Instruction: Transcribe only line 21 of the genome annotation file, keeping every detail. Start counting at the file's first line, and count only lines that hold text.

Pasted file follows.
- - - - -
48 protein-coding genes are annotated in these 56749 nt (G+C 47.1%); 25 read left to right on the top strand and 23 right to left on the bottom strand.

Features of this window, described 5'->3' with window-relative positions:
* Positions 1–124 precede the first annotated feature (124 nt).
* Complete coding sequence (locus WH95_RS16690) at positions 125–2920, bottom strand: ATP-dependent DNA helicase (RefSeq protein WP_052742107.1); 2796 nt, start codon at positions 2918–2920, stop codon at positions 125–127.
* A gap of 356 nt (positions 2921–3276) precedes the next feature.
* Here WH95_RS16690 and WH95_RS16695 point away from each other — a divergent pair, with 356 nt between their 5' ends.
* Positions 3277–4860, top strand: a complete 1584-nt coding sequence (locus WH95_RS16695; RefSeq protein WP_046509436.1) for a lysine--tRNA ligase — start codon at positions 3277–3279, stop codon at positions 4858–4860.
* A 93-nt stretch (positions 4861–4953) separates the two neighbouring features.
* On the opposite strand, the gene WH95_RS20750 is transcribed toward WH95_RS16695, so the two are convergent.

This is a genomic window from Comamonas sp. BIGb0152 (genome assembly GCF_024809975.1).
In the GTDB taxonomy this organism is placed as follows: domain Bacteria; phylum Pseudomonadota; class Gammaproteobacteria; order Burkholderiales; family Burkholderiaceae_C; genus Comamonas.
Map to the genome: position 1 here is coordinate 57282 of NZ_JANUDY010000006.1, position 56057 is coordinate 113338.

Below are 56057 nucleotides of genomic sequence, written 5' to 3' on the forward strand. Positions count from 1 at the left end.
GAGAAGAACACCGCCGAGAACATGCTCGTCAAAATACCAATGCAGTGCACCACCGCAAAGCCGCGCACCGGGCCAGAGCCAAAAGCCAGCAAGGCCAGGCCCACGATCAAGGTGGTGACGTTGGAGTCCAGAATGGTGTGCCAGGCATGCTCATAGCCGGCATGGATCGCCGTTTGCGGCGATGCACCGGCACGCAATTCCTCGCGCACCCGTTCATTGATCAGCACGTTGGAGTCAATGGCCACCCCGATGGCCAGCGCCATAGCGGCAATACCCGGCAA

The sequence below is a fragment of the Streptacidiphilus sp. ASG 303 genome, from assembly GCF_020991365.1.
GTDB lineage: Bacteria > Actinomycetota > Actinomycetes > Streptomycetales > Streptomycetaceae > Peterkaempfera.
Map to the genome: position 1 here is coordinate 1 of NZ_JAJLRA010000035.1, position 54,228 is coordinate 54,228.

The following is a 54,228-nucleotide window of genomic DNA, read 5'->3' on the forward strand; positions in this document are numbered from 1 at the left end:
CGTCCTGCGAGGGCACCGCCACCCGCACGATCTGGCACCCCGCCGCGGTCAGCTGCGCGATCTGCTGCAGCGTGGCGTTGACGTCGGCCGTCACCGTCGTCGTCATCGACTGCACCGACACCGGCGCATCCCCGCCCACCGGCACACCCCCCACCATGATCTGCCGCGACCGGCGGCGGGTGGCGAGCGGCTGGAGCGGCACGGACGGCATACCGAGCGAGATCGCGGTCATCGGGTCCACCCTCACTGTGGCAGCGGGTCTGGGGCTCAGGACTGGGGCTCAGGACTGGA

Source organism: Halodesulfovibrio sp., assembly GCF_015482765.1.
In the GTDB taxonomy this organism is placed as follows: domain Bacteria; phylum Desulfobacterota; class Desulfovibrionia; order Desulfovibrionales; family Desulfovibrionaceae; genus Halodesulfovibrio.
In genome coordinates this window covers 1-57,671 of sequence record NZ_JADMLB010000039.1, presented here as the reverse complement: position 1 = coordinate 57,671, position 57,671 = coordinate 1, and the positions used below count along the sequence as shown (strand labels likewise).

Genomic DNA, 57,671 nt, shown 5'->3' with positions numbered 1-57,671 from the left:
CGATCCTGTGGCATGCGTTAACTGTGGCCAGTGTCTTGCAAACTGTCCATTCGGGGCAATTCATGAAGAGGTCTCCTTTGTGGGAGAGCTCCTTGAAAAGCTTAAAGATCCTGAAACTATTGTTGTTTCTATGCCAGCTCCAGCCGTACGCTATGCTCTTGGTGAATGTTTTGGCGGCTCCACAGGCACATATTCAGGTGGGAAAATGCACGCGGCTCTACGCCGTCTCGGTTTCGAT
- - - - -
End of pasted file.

In the GTDB taxonomy this organism is placed as follows: domain Bacteria; phylum Desulfobacterota; class Desulfovibrionia; order Desulfovibrionales; family Desulfovibrionaceae; genus Halodesulfovibrio.